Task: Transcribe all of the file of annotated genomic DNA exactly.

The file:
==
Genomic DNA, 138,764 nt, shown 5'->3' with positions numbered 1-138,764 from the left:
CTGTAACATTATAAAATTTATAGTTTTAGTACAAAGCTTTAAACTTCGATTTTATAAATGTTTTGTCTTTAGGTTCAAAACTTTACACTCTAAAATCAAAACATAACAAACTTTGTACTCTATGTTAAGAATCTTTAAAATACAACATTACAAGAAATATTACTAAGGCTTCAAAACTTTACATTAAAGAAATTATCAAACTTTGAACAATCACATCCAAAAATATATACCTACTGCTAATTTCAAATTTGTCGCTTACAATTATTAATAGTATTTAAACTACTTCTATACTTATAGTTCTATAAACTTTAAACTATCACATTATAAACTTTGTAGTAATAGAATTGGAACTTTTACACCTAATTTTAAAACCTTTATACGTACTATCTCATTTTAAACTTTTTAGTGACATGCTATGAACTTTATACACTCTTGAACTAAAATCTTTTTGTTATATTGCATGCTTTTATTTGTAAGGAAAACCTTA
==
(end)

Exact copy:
Genomic DNA, 138,764 nt, shown 5'->3' with positions numbered 1-138,764 from the left:
CTGTAACATTATAAAATTTATAGTTTTAGTACAAAGCTTTAAACTTCGATTTTATAAATGTTTTGTCTTTAGGTTCAAAACTTTACACTCTAAAATCAAAACATAACAAACTTTGTACTCTATGTTAAGAATCTTTAAAATACAACATTACAAGAAATATTACTAAGGCTTCAAAACTTTACATTAAAGAAATTATCAAACTTTGAACAATCACATCCAAAAATATATACCTACTGCTAATTTCAAATTTGTCGCTTACAATTATTAATAGTATTTAAACTACTTCTATACTTATAGTTCTATAAACTTTAAACTATCACATTATAAACTTTGTAGTAATAGAATTGGAACTTTTACACCTAATTTTAAAACCTTTATACGTACTATCTCATTTTAAACTTTTTAGTGACATGCTATGAACTTTATACACTCTTGAACTAAAATCTTTTTGTTATATTGCATGCTTTTATTTGTAAGGAAAACCTTA